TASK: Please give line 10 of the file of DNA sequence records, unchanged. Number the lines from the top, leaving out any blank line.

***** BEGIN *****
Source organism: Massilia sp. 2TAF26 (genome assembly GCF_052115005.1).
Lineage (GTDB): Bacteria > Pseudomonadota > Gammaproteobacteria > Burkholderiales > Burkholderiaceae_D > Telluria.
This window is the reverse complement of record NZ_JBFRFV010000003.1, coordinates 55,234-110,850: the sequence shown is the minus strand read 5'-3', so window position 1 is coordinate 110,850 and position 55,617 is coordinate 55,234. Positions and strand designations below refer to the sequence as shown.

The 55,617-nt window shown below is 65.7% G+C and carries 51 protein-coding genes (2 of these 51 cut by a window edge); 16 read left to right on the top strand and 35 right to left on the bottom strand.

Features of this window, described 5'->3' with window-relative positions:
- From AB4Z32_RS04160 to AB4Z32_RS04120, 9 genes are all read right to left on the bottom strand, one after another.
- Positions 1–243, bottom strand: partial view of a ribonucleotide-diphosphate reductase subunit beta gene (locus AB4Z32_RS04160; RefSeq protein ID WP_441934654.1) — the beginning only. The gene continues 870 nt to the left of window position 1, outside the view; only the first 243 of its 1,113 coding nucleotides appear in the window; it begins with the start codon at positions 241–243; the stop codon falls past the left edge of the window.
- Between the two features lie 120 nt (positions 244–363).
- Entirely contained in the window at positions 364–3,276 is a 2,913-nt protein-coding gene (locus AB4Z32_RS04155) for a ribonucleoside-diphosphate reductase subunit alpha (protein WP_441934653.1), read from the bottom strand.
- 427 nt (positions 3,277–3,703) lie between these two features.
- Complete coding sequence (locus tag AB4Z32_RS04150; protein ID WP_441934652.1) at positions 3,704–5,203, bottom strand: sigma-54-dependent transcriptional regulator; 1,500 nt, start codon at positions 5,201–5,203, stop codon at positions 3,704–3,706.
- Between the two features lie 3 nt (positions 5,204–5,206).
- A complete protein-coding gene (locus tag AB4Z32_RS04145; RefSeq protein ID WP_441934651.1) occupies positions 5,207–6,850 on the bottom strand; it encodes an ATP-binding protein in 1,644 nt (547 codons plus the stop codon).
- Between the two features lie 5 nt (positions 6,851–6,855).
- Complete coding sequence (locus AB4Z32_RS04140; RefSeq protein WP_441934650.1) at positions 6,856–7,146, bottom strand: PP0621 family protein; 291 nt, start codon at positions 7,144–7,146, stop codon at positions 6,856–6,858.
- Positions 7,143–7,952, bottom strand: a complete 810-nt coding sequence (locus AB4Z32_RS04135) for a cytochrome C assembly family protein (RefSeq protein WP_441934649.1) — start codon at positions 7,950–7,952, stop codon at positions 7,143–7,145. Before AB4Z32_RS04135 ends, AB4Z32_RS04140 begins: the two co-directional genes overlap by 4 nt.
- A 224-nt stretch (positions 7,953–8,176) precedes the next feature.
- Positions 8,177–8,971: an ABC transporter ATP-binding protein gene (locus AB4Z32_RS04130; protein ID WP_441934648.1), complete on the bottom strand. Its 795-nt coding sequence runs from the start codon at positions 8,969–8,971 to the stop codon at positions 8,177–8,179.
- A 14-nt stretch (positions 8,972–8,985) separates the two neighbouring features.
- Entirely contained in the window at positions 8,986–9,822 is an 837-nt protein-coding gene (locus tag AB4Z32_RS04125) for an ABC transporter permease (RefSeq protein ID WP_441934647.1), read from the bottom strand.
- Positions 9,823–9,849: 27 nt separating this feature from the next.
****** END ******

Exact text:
- 427 nt (positions 3,277–3,703) lie between these two features.